SE-018/m / H-Station
Radio Set SCR-287 (BC-375-E / BC-348)
U.S. Signal Corps, different manufacturers

Swiss Army Communication Sets
Synoptic Table
Army Transceivers
Transceivers SE-0xx
(SE-001) / FG I
(SE-002) / FG II
(SE-004) / FG IV
(SE-009) / FG IX
SE-010 / FG X
S-011 / FG XI
SE-013 / SCR-522
SE-015 / STR.9X
SE-016 / Omera
SE-018 / H-Station
SE-020 / Socrat
SE-023 / Collins
SE-051 / Omera
SE-054 / Magnavox
varia / copyright
about / contact

überarbeitet am 1.1.2013

In the years of World War II, the high power shortwave transmitter "Sender Emil" has been commissioned for the central Air Force Command to direct fighter aircraft and control flight operations. Although it's favourable topographic location at Kleine Scheidegg in the Jungfrau massif, it turned out that this transmitter was not capable to reach all aircraft and airfields within Swiss boundaries.
So there was a project taken to erect "mountain wireless stations" which acted as relay stations to optimize wireless signal coverage over Switzerland; the "Mountain stations" Stephan, Neptun, Fortuna and Theodor were the first of it's kind.
There was a lack of suitable high power shortwave transmitters with large frequency coverage. The Swiss Air Force authorities found such wireless equipment in close distance: the aircraft wireless stations SCR-287 of several U.S.A.F. bomber aircraft which had to make an emergency landing in Switzerland and have been interned during the war. This equipment has been taken out of the aircraft and was installed in the mountain stations, Zellweger constructed matching mains power supplies.
After the end of WW II, the Swiss authorities formally paid for the requisitionned wireless equipment and bought further sets of the same type from U.S. surplus.

Transmitter BC-375-E,

1500 - 12500 kHz, 6 tuning units

A1, A2, A3, pout ca. 45 - 75 W

Receiver BC-348 / E-018 / H-Empfänger: superhet, IF 915 kHz

200 - 500 and 1,5 - 18 MHz, analog dial

A1 (telegraphy CW), A2, A3 (telephony)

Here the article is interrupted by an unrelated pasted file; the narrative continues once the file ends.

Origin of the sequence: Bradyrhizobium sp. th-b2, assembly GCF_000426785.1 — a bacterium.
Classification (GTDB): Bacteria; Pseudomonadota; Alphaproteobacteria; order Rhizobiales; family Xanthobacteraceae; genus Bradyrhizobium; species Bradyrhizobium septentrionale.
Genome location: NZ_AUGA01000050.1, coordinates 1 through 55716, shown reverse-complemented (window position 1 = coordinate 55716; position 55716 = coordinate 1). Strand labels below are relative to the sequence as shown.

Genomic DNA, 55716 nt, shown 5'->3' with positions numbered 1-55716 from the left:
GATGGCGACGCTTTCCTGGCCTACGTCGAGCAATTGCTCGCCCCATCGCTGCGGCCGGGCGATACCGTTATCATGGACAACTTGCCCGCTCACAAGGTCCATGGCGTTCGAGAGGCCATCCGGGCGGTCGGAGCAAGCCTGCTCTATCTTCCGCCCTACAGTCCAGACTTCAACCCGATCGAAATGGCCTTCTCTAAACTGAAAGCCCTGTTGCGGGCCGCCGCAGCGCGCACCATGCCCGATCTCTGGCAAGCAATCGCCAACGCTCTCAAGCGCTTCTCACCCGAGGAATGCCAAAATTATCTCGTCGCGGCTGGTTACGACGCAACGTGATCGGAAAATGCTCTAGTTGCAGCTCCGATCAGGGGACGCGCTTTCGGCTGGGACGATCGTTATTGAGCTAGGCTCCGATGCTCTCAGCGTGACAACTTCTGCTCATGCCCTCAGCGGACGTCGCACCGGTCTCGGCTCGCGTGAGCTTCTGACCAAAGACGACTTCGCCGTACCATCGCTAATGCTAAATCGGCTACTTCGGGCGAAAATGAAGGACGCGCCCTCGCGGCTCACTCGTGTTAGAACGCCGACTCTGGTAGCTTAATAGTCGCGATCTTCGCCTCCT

Mains power supply from Swiss production, BC-221 wave meter for frequency calibration

To ensure reliable shortwave communications over whole Switzerland, there was a great demand of high power shortwave transmitters and receivers in the years of World War II.

As shortwave equipment from Swiss production with sufficient frequency coverage and output power was lacking (the FL 40 station covered shortwaves only up to 4500 kHz, the later KL 43 had a modified transmitter tuneable up to 12 MHz but was available only in small numbers), the Swiss Air Force technicians decided to re-use shortwave wireless equipment from U.S. bomber aircraft which had made an emergency landing or had been forced to land when entering Swiss air space.

The U.S. Signal Corps SCR-287 equipment has been used on a GMC truck for mobile operation (designation SE-018/m) and in fixed installation in "mountain stations" (designation SE-018/f).
These fixed "mountain stations" have been used to link the airfields of Swiss Air Force, they could be operated manned or remote controlled.

The Transmitter BC-375-E is 58 x 51 x 23 cm wide and has a weight of 23,8 kg, there are six tuning units with 6,5 kg each to go with it. The tuning units cover 1,5-3 MHz (TU-5-B), 3-4,5 MHz (TU-6-B), 4,5-6,2 MHz (TU-7-B), 6,2-7,7 MHz (TU-8-B), 7,7-10 MHz (TU-9-B), 10-12,5 MHz (TU-10-B) and longwaves 200-500 kHz /TU-26-B). To select the desired band, the matching tuning unit has to be inserted in the transmitter cabinet.
The transmitter is powered by a dynamotor PE-73-C, it can be powered from 24 (truck battery) or 28 V DC (aircraft power system).

In the transmitter, a valve VT-4-C (corresponding RCA type 211) acts as oscillator, two more VT-4-C valves as modulator and a fourth VT-4-C as transmitter output tube, it's plate modulated; a VT-25 (RCA 10Y) is used as microphone / AF amplifier.

The Receiver BC-348, the Swiss variant carries a "H Empfänger" (receiver of H station) typeplate, comes in a black aluminum cabinet (this to remember, the SCR-287 is an airborne station), it's dimensions are 46 x 23 x 22 cm and it's weight 20 kg.
The receiver is a single superhet with an intermediate frequency of 915 kHz. The RF signal from the antenna has to pass two tuned RF preamplifier stages (two valves 6K7 / VT-86) and is fed to the mixing stage (6J7 / VT-91) to generate the intermediate frequency of 915 kHz with the signal from the main oscillator (6C5 / VT-65). After the IF amplifier stages (1st IF: 6K7 / VT-86, 2nd IF: 6F7/VT-70, 3rd IF: 6B8 / VT-93), the signal is demodulated (diode system of valve 6B8 / VT-93) and fed to the AF output stage (41 resp. VT-48, later 6K6GT). The second triode sytem of the 6F7/VT-70 is used for the beat frequency oscillator for CW reception.

A complete station consists in standard configuration of two receivers BC-348 (with dynamotor inside), two transmitters BC-375-E with their tuning units, dynamotors PE-73-C, a wave meter BC-221 and in some cases a mains power supply made by Zellweger AG, Uster.

I would be very thankful for further information and images.

further information:
Information from the Swiss Air Force Museum Dubendorf, where the equipment is displayed.
e: Manuals of the U.S.Army for the Transmitter BC-375-E and Receiver BC-348

© 3.1.2013 Martin Bösch